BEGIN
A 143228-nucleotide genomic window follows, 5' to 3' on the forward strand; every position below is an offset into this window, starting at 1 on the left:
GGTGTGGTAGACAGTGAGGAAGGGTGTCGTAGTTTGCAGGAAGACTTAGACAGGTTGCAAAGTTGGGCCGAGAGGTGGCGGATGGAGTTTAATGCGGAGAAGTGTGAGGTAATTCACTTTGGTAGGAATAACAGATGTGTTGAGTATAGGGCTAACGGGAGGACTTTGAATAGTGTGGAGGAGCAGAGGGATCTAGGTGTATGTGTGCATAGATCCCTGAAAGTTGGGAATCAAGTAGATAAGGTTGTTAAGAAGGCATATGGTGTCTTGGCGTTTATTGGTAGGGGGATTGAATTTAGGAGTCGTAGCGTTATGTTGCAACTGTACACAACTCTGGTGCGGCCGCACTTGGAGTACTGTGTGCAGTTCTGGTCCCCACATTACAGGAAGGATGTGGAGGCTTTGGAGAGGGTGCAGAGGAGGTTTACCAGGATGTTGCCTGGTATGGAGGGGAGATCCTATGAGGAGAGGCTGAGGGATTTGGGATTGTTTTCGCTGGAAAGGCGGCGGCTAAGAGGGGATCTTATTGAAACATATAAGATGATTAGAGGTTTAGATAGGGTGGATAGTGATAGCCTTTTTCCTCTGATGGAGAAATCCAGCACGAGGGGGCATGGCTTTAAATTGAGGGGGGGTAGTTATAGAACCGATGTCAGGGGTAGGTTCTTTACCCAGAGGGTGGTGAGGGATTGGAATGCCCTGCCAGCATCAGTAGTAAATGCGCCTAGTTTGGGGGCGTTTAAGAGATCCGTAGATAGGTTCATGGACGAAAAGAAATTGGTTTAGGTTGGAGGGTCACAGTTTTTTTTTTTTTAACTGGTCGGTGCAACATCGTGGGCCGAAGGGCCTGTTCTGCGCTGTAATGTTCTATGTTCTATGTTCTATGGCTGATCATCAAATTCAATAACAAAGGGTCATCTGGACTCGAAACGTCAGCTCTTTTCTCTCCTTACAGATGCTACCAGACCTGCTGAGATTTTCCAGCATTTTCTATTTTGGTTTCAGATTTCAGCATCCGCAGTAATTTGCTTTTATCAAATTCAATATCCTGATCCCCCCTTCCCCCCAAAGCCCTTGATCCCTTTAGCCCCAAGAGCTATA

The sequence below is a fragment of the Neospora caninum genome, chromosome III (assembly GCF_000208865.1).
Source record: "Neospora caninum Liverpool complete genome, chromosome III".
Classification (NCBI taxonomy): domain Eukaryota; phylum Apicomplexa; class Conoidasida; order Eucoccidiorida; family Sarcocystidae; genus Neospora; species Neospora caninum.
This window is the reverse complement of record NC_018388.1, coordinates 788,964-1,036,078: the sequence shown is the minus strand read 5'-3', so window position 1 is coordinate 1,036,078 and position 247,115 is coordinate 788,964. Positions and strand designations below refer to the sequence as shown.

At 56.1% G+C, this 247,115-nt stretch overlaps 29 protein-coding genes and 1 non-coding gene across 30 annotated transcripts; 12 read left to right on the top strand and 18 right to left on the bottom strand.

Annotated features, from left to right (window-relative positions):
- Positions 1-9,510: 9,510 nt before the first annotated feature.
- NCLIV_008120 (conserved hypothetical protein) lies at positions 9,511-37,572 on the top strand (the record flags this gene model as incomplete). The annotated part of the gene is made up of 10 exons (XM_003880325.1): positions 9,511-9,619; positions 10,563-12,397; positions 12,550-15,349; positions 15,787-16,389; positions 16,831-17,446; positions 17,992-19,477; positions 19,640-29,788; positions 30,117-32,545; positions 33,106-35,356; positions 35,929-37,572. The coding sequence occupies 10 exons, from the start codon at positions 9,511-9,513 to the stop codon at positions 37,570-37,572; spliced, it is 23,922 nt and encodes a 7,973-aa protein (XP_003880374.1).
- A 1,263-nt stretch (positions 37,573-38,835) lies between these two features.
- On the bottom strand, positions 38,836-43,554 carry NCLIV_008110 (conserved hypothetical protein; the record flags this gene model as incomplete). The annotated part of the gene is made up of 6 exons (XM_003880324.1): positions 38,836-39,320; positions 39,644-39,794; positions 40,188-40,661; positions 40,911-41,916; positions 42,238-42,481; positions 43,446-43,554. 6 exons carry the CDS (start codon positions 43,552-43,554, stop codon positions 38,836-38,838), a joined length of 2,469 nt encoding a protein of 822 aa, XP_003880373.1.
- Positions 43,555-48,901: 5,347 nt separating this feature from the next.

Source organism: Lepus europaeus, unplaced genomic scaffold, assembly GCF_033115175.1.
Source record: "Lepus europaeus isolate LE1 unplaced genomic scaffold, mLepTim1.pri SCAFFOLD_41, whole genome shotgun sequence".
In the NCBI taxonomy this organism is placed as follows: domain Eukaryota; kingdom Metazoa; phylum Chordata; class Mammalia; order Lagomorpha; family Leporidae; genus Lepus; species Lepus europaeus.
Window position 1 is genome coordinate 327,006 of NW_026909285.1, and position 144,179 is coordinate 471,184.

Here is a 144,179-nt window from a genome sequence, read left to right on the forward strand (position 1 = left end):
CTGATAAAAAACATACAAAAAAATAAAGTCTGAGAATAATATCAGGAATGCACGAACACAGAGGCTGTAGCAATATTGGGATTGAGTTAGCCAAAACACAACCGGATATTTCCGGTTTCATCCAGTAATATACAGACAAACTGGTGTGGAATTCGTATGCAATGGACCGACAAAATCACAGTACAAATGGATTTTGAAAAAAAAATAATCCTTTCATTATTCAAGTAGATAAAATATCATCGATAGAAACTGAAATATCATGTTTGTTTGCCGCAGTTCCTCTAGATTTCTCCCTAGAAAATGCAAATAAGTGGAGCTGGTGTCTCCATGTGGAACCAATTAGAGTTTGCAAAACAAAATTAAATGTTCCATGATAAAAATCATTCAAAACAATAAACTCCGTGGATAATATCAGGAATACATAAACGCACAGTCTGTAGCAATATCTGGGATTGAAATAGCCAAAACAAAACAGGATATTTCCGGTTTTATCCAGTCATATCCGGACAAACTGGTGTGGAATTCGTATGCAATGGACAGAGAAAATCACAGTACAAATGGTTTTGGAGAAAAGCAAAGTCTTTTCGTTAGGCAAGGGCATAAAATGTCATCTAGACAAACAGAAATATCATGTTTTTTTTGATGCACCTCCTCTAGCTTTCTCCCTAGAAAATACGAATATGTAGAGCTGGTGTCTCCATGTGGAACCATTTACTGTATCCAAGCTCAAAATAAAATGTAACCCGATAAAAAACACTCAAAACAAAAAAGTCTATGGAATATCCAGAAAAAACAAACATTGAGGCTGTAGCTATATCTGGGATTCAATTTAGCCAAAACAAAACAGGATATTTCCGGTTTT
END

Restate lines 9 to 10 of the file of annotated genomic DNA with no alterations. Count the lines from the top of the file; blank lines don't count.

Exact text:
- Positions 1-9,510: 9,510 nt before the first annotated feature.
- NCLIV_008120 (conserved hypothetical protein) lies at positions 9,511-37,572 on the top strand (the record flags this gene model as incomplete). The annotated part of the gene is made up of 10 exons (XM_003880325.1): positions 9,511-9,619; positions 10,563-12,397; positions 12,550-15,349; positions 15,787-16,389; positions 16,831-17,446; positions 17,992-19,477; positions 19,640-29,788; positions 30,117-32,545; positions 33,106-35,356; positions 35,929-37,572. The coding sequence occupies 10 exons, from the start codon at positions 9,511-9,513 to the stop codon at positions 37,570-37,572; spliced, it is 23,922 nt and encodes a 7,973-aa protein (XP_003880374.1).